What you need to know about the forces reshaping our industry.

Blog Post

Health care still in 'slowth' mode

April 4, 2014

    Dan Diamond, Managing Editor

    Friday's jobs report had heartening news for the health care industry—and hospitals and home health in particular—but the latest economic estimates suggest that the sector's slowing growth continues.

    According to the Bureau of Labor Statistics projections, health care added 19,400 jobs in March. And all of them—and then some—came at outpatient care employers and hospitals. How does that figure? Because the agency estimates:

    • Ambulatory care employers gained 19,500 jobs; and
    • Hospitals added 4,000 jobs; but
    • Nursing care facilities lost 4,100 jobs.

    BLS also revised upward its January and February numbers, concluding that health care employers gained an extra 10,000-plus jobs those months.

    New data not a cure-all—but does dull some pain for employers

    Taken together, these latest hiring numbers suggest that health care jobs growth may not be slowing quite as rapidly as some have suggested. (Note Charles Roehrig's quote in this good Peter Orszag piece.) For example, December, January, and February had appeared to be the worst three-month hiring stretch that the health care sector had seen in years; it now appears that the period may have just been a mild trough.

    I'd been watching the hospital jobs numbers closely, given recent weakness in the BLS estimates and increasing anecdotal reports that providers were feeling pressure. However, the hospital sector doubly benefitted from Friday's numbers:

    • Revision: The sector gained 3,300 jobs in February. That's a change from last month's jobs report, when it appeared that hospitals had suffered three straight down months—the first time that had happened in twenty years.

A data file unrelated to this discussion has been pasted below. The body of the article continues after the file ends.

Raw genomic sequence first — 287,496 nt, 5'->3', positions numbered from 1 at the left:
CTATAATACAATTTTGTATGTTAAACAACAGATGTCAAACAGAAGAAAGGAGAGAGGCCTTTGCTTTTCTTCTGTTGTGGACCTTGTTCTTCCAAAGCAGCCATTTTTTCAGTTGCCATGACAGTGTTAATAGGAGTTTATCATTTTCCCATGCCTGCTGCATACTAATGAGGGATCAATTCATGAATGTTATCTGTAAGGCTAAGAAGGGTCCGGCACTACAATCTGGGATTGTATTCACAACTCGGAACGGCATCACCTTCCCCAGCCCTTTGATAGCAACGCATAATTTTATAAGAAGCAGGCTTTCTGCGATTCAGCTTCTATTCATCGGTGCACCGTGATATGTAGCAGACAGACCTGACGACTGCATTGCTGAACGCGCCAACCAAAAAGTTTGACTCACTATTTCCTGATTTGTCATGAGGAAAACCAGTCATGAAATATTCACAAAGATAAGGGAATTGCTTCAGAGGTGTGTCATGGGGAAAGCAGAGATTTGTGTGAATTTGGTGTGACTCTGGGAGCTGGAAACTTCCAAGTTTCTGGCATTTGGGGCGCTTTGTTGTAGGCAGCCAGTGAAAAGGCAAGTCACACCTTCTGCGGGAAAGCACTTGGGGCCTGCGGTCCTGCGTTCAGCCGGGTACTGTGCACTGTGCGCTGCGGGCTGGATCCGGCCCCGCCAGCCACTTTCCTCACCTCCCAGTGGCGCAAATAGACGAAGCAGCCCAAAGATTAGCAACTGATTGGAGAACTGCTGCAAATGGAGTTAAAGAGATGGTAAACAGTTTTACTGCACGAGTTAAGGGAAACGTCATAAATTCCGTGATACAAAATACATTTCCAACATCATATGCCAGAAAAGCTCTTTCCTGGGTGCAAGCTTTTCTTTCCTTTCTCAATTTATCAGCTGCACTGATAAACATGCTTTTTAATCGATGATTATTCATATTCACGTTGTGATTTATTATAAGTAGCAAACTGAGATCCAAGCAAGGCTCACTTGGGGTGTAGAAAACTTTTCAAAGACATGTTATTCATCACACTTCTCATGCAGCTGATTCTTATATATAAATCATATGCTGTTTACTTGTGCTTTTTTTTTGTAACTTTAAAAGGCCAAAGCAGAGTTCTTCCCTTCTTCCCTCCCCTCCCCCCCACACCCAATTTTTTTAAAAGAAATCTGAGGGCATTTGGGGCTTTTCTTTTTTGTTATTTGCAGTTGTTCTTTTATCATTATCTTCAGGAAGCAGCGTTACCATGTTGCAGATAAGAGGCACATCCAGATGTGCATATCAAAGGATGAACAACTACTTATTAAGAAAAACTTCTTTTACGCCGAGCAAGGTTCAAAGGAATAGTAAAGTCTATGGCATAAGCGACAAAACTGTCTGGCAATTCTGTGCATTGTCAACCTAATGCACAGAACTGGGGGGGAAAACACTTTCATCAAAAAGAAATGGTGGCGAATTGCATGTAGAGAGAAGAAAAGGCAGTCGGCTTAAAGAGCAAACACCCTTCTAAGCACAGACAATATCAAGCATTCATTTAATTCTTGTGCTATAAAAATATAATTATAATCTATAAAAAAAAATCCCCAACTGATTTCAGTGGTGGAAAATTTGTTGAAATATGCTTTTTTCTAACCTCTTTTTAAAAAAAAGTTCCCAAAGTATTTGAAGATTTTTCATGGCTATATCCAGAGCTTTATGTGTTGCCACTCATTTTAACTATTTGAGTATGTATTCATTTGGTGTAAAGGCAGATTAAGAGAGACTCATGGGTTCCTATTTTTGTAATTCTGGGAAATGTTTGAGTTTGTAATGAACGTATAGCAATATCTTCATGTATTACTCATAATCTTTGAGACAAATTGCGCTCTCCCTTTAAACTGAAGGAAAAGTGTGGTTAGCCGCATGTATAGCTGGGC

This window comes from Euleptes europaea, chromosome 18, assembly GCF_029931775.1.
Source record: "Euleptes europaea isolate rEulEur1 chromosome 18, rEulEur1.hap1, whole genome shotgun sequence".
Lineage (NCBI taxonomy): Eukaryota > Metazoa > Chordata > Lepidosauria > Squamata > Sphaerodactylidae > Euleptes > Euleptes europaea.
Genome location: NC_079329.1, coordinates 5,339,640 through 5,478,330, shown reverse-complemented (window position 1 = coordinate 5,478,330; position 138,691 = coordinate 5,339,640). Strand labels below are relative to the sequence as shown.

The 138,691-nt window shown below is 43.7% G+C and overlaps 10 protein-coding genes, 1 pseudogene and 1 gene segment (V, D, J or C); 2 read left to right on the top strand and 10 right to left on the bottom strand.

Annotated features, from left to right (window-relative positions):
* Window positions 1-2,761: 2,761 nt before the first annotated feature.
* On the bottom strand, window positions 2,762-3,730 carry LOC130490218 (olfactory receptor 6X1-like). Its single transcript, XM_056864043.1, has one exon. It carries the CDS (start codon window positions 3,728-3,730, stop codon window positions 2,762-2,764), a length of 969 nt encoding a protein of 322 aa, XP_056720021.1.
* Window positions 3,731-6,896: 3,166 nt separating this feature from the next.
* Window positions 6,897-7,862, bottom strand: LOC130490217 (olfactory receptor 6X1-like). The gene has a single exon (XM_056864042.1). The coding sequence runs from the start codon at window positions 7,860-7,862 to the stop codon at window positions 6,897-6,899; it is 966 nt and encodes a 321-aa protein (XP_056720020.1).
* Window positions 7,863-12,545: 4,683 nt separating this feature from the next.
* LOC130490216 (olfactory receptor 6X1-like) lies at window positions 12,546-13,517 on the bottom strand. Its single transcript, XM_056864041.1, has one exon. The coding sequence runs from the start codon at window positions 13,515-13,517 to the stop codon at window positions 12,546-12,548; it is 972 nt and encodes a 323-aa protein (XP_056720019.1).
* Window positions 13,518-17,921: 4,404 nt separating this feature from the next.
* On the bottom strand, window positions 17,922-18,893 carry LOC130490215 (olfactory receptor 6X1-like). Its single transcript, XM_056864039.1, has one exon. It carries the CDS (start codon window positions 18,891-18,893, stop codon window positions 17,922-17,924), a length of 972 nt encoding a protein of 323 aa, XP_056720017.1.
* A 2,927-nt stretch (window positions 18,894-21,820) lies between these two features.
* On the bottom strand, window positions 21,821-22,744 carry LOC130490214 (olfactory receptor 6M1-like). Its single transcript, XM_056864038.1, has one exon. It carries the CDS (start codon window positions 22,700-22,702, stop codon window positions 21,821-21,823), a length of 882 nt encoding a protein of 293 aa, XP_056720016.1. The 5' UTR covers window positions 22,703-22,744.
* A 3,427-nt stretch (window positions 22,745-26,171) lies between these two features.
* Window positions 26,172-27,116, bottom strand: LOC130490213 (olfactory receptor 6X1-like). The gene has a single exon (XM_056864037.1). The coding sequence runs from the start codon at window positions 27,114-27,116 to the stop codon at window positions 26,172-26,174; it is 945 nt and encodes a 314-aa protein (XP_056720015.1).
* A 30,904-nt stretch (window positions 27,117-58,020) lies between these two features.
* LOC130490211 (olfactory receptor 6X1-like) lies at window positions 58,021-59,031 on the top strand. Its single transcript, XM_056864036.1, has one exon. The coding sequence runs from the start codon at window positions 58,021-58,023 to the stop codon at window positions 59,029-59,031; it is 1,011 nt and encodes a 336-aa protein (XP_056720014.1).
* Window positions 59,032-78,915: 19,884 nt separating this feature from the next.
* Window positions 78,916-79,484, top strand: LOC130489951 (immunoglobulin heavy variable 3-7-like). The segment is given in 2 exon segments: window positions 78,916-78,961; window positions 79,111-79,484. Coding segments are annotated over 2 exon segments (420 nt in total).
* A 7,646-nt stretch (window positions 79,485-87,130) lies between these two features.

• New numbers: The sector's 4,000 jobs in February. That would be the highest single-month jump since last August. 

    The recent picture still isn't great for hospitals, though. The sector's hiring has basically been flat for half a year, and hospitals have gained less than 4,000 jobs since March 2013.

    Contrast hospital hiring with home health. That sector also reported strong gains in Friday's jobs report, adding an estimated 8,500 jobs and driving about half of the growth on the outpatient care side. Home health employers have gained nearly 57,000 jobs in the past year.

    It's worth repeating the usual mantra: These numbers will be revised. The seeming bounce you can discern in hospitals' February and March hiring patterns could be statistical noise, or it could be underreported...especially because a different set of economic data suggested that health spending spiked to a ten-year high last quarter.

    But one clear takeaway, as January's numbers shift from "estimate" to "final" and we can sift through one more month of jobs numbers, is that broad health care hiring (and specifically, hospital hiring) continues to slowly grow—and that the sector hasn't grown out of its "slowth" period yet.

    Have a Question?


    Ask our experts a question on any topic in health care by visiting our member portal, AskAdvisory.